The U.S. Education Department just warned school districts that give the SAT and ACT for purposes other than college admission that they need to do a better job protecting the personal information of students who take the tests.
An 11-page notice (see in full below) released by the Privacy Technical Assistance Center said school districts run the risk of violating three federal laws that protect student privacy when they register students for the exams and administer them.
The notice says that until recently, most students who took the SAT and ACT registered directly — by themselves or with their parents — with the companies that administer the tests. But high schools have increasingly been using the college admissions tests for other purposes, giving them to entire grades for accountability or other purposes. In these cases, schools register students for the exams and put themselves in the position of revealing private student data to the College Board, which owns the SAT, and to ACT Inc. The data is given to colleges and other organizations for recruiting and scholarship efforts.
The notice says students are not being informed sufficiently about their rights to privacy when asked to fill out voluntary pretest surveys seeking personal information and that this “raises concerns about privacy best practices.” The surveys, which you can see here for the SAT and here for the ACT, ask detailed questions covering race, religious affiliation, grade-point averages and sporting activities.
The notice, titled “Technical Assistance on Student Privacy for State and Local Educational Agencies When Administering College Admissions Examinations,” says in part:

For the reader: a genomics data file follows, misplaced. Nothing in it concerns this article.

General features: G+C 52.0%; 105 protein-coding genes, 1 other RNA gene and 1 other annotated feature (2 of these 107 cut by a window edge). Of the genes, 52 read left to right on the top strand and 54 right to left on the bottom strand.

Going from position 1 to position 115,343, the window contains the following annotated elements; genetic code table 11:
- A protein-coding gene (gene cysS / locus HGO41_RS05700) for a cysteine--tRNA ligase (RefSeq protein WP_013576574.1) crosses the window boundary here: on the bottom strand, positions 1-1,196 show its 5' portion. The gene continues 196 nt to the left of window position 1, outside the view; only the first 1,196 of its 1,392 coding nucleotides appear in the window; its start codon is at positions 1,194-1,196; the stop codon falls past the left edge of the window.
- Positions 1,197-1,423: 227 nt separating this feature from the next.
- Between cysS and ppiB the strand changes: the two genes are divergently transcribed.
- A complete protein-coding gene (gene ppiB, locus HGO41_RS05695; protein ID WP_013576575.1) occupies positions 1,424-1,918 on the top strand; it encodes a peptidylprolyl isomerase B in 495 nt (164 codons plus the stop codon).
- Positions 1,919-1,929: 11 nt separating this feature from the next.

In connection with these college admissions examinations, testing companies administer voluntary pretest surveys asking questions about a variety of topics ranging from academic interests, to participation in extracurricular activities, to religious affiliation. We have heard from teachers and students, however, that the voluntary nature of these pretest surveys is not well understood, and that each of the questions requires a response, and the student must affirmatively indicate in response to multiple questions that the student does not wish to provide the information. The survey’s multiple questions are designed to allow targeted recruitment, and students are specifically asked whether they would like to receive materials from different organizations, including colleges and scholarship organizations. For students who consent to being contacted by these organizations, the testing companies then sell this information to colleges, universities, scholarship services, and other organizations for college recruitment and scholarship solicitation.
The administration of these tests and the associated pretest surveys by SEAs [state education agencies] and LEAs [local education agencies] to students raises potential issues under the Family Educational Rights and Privacy Act (FERPA), the confidentiality of information provisions in the Individuals With Disabilities Education Act (IDEA), the Protection of Pupil Rights Amendment (PPRA), and several recently enacted state privacy laws, and generally raises concerns about privacy best practices.
The department said the document is intended to “remind” state and local education agencies of their responsibilities under three federal laws when “contracting to administer these examinations.” But it also said that “many of the requirements and recommendations discussed herein are also relevant to examinations and surveys administered by third parties more generally.”
The ACT released a statement saying:
ACT appreciates the recent guidance and technical assistance document shared by [the Privacy Technical Assistance Center] regarding data privacy and the administration of college admission exams. ACT recognizes the importance of protecting the privacy of personally identifying information and has worked and will continue to work closely with state educational agencies and local educational agencies administering the ACT to meet their data privacy needs.
The College Board said in a statement:
We are reviewing the guidance. The College Board has a deep respect for student privacy, and — with our state and district partners — are committed to protecting it.
Here’s the full warning from the Department of Education: